In recent times, third-party litigation funding has been gaining popularity in many common-law countries. The UK and Hong Kong are among those that have recognized the importance of third-party financing and permitted lawsuit funding companies to provide financial support to parties in both local disputes as well as international arbitrations. The recent developments reported in Ireland indicate a possibility that it may also follow suit and provide legal sanction to third-party funders in international arbitrations.
Legalizing third-party funding in Ireland
The government of Ireland has introduced a bill in the parliament to give legal cover to third-party funding in international arbitrations. The proponents of the bill argue that allowing funding for international arbitration will positively contribute to the country’s economy, and it will help Ireland remain competitive and emerge as a hub for international arbitration.
Although Ireland is making positive developments, it has yet to catch up if we compare Ireland to other common-law countries. For instance, in the United Kingdom, the courts of law have made an essential contribution in this regard, as case laws have recognized lawsuit funding for arbitration and litigation specifically.
A restrictive approach toward third-party funding
The analysis of the precedents of courts of law in Ireland indicates, however, that they have adopted a restrictive approach towards third-party funding. For example, in a case back in 2019, unfortunately, the Supreme Court held that the doctrines of champerty and maintenance prohibit any third-party funding in Ireland. However, later on, the court decided that if the legislative assembly enacted any law and changed the provisions related to champerty and maintenance, they would follow the enactment.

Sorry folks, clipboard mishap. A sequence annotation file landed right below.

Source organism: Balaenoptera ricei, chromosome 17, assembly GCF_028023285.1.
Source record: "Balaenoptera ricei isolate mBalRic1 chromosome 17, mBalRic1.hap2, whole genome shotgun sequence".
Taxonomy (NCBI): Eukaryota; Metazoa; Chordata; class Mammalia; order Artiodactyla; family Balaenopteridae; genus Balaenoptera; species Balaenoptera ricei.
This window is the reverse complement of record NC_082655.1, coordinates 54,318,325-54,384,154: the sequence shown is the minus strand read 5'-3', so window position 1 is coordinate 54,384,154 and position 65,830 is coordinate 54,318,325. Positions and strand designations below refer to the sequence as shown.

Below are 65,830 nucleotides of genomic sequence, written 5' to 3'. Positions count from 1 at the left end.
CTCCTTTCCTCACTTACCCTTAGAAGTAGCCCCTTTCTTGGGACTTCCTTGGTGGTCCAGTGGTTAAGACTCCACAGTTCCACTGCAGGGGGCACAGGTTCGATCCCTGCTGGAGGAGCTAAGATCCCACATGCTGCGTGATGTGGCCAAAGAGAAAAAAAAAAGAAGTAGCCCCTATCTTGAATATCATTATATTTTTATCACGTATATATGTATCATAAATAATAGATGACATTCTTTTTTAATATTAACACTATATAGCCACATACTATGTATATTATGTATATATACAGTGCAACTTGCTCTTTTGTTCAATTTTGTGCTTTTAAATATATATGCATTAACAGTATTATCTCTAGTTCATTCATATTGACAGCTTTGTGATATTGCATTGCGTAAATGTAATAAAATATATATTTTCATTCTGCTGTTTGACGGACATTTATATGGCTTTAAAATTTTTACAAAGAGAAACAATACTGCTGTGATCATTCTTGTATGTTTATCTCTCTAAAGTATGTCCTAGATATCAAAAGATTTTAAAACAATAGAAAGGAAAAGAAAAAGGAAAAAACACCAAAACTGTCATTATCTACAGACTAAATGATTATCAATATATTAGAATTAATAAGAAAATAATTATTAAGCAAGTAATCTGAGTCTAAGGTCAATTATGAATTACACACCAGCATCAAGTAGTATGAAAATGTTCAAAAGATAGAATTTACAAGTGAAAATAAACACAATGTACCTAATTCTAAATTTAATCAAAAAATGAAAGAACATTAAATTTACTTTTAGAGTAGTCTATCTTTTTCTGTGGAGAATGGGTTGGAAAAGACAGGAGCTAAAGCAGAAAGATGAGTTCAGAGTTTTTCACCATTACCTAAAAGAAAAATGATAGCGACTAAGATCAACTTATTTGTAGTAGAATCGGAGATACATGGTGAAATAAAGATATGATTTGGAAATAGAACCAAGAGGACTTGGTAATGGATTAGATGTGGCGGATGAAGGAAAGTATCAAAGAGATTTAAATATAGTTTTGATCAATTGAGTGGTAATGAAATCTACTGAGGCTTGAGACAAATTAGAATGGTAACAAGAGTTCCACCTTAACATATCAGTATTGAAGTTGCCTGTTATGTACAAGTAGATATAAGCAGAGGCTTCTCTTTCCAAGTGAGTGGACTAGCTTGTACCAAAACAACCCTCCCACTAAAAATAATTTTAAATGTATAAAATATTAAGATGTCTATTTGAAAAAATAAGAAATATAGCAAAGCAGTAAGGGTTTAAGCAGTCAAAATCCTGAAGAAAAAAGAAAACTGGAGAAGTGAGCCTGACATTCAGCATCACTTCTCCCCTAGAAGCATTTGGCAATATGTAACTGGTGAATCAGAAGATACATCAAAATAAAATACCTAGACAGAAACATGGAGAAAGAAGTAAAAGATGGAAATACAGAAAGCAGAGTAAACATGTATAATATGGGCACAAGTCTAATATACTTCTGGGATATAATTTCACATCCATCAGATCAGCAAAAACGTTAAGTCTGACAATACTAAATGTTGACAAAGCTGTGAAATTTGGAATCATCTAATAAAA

This decision indicates that the court of law is ready to accept any change in the law concerning third-party funding in Ireland, as long as it is via parliament and not through a court precedent.
How will Ireland move forward with third-party financing?
If the legislative assembly of Ireland legalizes third-party funding, the court could remain relevant. While considering the question of third-party funding, though, the courts of Ireland can look up to the court cases of other common law countries. Some countries have made changes recently, concluding that lawsuit funding applies not only to international arbitration but also to domestic arbitration.
The UK is one example of this change, which has adopted a positive attitude towards third-party funding.
Regulations on Third-Party Funding
If Ireland’s legislative assembly passes the bill and gives legal recognition to third-party funding, the question of regulation of the funding companies will arise. While formulating regulations, Ireland can look up to different approaches adopted by different countries, such as the UK.
Overall, rules made by some other countries indicate that the presence of specific legislative instruments that won’t hurt the investors can give the ability to control the growth of the funding industry while protecting those behind the scenes. While in the US and the UK, there is no specific legislation to regulate third-party funding, with time, things will unfold, and we can witness the approach of Ireland concerning third-party funding, including more growth nationally and internationally.